Bob Gluck, Billy Hart, Eddie Henderson, Christopher Dean Sullivan – Infinite Spirit: Revisiting Music of the Mwandishi Band – FMR

Herbie Hancock’s Mwandishi period reassessed.

Bob Gluck, Billy Hart, Eddie Henderson, Christopher Dean Sullivan – Infinite Spirit: Revisiting Music of the Mwandishi Band [TrackList follows] – FMR CD398-0915, 63:17 [2/1/16] ***1/2:

(Bob Gluck – piano, electronics, arranger (except track 4), co-producer; Jabali Billy Hart – drums; Mganga Eddie Henderson – trumpet; Christopher Dean Sullivan – bass, arranger (track 4), co-producer)

Herbie Hancock’s legacy is the locus of the hour-long tribute, Infinite Spirit: Revisiting Music of the Mwandishi Band. Pianist/author Bob Gluck was inspired to put together this project when doing interviews for his book, You’ll Know When You Get There: Herbie Hancock and the Mwandishi Band, which was published in 2012. Gluck and his bandmate, bassist Christopher Dean Sullivan, invited trumpeter Eddie Henderson and drummer Billy Hart, both Mwandishi Band alumni, to participate (the two even reuse the Swahili names listed in the credits of Hancock’s Mwandishi ensemble). The result is five lengthy pieces, four associated with Hancock’s 70s period, plus a likeminded Sullivan original. This material is imbued with groove, creativity, and crisscrosses respect for the original music with an inventive perspective.

The quartet commences with a nearly 14-minute excursion through the dazzling “Sleeping Giant,” which Hancock did as a five-part, 25-minute suite on his 1972 LP, Crossings. Hancock’s version commingled several groove statements, heightened by his Fender Rhodes keyboard, with then-new Moog synthesizer noises. Here, Gluck tapers the track’s overall size but preserves a sense of various portions and paths working as one. Initially, Hart is the focus, supplying evolving percussion components while Gluck generates electronic sounds, which act as a discursive counterpoint. Eventually, Gluck’s piano comes in as the electronics diminish into the background, and the tune’s motif is established, while Sullivan hastens the rhythmic footing. Henderson isn’t heard until the halfway mark, but his beautiful tone escalates the melodic emotionalism, and “Sleeping Giant” blooms into a buoyant undertaking. Gluck’s electronics reenter toward the back end, re-evoking a feeling of friction.

Whereas “Sleeping Giant” summarizes Hancock, the CD’s longest cut, “You’ll Know When You Get There,” extends Hancock’s vision. Hancock released this as 10-minute tune on his 1971 Mwandishi record. Gluck and his band members translate this into over 17 minutes of music which telescopes into outer space and microscopes into inner space. Different moods and textures are formed. Hart offers a continual surge of sharply shaped rhythms, matched by Sullivan’s multi-tiered bass sounds, including drone-like arco. There are multiple dramatic turns which impart a drifting shift and radiating movement, from gentle moments such as Gluck’s plaintive piano solo, to upfront and somewhat jarring sections where instruments seemingly collide against each other.

Bennie Maupin was another participant in the Mwandishi Band, and two of his compositions from the Mwandishi era are redone. First, Gluck melds his tune “Sideways” (the title track from Gluck’s 2009 trio CD) with Maupin’s “Quasar,” (another number from Hancock’s Crossings album). “Sideways/Quasar” progresses into celestial regions, guided by Henderson’s luminous and airy trumpet, underlying electronic effects (which echo the Moog noises found on Hancock’s original), and Gluck’s wide-open acoustic piano soloing. The interlocked ideas on “Sideways/Quasar” work best when the electronics disappear and the players relate to each other with close-knit musicianship. Maupin’s “Water Torture” (also from Crossings) ends the CD. The odd but appealing, off-center melody is memorable. Hart reconstructs the darting rhythmic pattern he devised on the original recording. Henderson adds a brisk, blues-flecked solo, while the foursome furnishes an offhand, funky foundation which fluctuates between a swinging foray and an abstracted disposition.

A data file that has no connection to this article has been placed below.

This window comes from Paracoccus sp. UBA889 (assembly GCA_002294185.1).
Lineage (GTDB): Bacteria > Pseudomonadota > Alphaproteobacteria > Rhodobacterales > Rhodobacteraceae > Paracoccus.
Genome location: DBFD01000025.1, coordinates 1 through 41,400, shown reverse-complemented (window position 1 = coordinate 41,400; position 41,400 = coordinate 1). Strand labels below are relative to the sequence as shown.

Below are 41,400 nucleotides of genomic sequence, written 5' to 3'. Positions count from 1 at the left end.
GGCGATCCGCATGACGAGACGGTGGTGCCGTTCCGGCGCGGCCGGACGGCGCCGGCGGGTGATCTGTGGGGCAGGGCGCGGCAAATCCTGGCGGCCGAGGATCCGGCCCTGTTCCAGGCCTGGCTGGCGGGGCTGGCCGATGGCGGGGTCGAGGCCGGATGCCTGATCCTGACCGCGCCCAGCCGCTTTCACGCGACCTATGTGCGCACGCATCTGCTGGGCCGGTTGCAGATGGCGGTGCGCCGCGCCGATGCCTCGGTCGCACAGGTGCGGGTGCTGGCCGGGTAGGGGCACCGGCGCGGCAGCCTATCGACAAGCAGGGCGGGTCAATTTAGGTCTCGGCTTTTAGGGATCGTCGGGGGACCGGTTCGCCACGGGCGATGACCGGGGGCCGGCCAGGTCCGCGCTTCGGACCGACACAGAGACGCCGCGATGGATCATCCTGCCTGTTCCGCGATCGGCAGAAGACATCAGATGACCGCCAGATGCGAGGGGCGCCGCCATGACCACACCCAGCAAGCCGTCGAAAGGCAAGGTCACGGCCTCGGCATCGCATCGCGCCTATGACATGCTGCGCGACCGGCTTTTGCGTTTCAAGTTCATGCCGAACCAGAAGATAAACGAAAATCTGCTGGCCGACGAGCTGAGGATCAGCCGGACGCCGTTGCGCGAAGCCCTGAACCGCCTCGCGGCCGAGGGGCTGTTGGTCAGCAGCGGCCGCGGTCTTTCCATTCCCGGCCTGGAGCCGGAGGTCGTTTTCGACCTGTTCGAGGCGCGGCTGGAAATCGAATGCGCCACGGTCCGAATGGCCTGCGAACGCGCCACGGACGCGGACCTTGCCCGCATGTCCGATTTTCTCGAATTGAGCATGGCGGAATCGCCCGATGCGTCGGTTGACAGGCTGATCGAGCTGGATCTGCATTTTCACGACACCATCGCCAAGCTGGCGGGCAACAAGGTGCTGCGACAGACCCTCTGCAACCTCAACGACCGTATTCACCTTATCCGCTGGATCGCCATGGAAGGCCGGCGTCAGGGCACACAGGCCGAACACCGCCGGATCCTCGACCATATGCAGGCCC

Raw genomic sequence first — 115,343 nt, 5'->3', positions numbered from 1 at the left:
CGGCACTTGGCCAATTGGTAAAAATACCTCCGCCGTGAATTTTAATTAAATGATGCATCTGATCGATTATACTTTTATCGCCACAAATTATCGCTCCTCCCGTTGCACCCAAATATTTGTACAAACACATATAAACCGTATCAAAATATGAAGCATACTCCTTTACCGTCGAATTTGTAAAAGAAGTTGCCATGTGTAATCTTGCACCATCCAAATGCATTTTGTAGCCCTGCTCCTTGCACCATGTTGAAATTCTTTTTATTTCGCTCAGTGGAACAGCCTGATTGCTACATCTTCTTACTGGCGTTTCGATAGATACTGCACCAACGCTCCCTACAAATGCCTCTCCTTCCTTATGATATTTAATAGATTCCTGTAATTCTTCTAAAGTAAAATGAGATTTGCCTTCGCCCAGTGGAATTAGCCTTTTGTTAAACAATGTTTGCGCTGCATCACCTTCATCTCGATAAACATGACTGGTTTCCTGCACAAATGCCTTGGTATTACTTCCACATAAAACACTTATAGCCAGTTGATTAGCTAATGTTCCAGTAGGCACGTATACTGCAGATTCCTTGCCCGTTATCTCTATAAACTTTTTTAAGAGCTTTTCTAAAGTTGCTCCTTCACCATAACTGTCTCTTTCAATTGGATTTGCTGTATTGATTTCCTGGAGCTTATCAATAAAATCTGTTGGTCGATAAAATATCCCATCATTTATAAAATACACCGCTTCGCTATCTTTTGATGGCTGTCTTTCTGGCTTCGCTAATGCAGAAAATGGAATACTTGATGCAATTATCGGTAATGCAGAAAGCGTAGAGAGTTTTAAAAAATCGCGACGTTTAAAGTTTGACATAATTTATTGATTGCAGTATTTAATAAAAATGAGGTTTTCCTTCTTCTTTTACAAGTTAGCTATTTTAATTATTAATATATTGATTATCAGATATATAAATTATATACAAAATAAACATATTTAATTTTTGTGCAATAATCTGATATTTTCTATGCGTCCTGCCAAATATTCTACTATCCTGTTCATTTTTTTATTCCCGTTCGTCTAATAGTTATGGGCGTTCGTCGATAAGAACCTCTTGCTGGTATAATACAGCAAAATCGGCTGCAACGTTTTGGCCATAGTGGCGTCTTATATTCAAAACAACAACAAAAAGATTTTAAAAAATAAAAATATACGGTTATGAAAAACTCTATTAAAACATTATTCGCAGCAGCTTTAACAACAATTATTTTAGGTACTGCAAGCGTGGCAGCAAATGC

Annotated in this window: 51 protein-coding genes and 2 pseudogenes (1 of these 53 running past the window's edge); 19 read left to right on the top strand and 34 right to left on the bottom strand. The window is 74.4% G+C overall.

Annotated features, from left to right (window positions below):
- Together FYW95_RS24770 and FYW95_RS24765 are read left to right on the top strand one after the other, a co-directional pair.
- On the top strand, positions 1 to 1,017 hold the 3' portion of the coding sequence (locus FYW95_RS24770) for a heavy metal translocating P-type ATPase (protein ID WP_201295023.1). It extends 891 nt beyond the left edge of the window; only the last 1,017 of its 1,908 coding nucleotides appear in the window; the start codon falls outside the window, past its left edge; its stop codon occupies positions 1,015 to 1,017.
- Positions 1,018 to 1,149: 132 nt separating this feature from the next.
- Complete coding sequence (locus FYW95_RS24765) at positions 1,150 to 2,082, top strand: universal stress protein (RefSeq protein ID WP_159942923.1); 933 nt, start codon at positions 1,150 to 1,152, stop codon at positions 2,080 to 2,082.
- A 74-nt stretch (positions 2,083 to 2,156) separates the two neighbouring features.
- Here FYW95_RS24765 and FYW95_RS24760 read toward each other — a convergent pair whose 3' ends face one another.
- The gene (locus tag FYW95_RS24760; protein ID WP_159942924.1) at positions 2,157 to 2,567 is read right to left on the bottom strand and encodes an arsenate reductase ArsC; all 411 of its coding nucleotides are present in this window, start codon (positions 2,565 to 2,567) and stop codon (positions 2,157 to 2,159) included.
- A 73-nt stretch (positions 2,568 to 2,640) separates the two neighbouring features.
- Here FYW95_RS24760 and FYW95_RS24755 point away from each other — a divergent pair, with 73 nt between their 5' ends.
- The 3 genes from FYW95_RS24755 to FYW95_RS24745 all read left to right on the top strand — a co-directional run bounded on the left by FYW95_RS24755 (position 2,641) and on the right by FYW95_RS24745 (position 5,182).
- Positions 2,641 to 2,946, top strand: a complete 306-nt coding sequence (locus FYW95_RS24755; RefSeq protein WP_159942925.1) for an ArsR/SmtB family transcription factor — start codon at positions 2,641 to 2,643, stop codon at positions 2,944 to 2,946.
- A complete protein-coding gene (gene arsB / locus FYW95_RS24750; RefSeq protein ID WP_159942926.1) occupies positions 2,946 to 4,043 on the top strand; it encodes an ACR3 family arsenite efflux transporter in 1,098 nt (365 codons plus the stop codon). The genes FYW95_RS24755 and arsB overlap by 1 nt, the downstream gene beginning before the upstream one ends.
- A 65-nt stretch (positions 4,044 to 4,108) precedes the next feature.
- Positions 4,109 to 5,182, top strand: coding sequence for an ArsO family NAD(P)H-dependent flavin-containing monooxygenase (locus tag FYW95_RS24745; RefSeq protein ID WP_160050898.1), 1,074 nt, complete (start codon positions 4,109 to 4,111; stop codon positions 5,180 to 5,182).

Hancock’s essence coalesces on Sullivan’s nearly 11-minute “Spirit Unleashed,” which begins with his probing solo bass introduction atop Gluck’s contrasting electronic digressions. As Gluck’s electronics transform to a quickened pulse, Henderson incorporates a lingering melodic line, while Sullivan and Hart coordinate an unconventional beat. Henderson maintains a lyrical quality even as the rhythm section deepens the rhythmic instability, which is accentuated by Gluck’s clashing electronics. Infinite Spirit: Revisiting Music of the Mwandishi Band is best experienced by Hancock listeners familiar with the Mwandishi recordings, or by modern electro-acoustic jazz fans. That’s because Gluck’s tempestuous electronics (which trace what Hancock did on his older Mwandishi releases), nip under and over most of the music, and may not be appreciated by all ears. Those who want to taste some of this material should stream a video which features the final eight minutes of an alternate take of “You’ll Know When You Get There.” At the time of this review Amazon only had the MP3 files.

TrackList: Sleeping Giant; You’ll Know When You Get There; Sideways/Quasar; Spirit Unleashed; Water Torture.

—Doug Simpson

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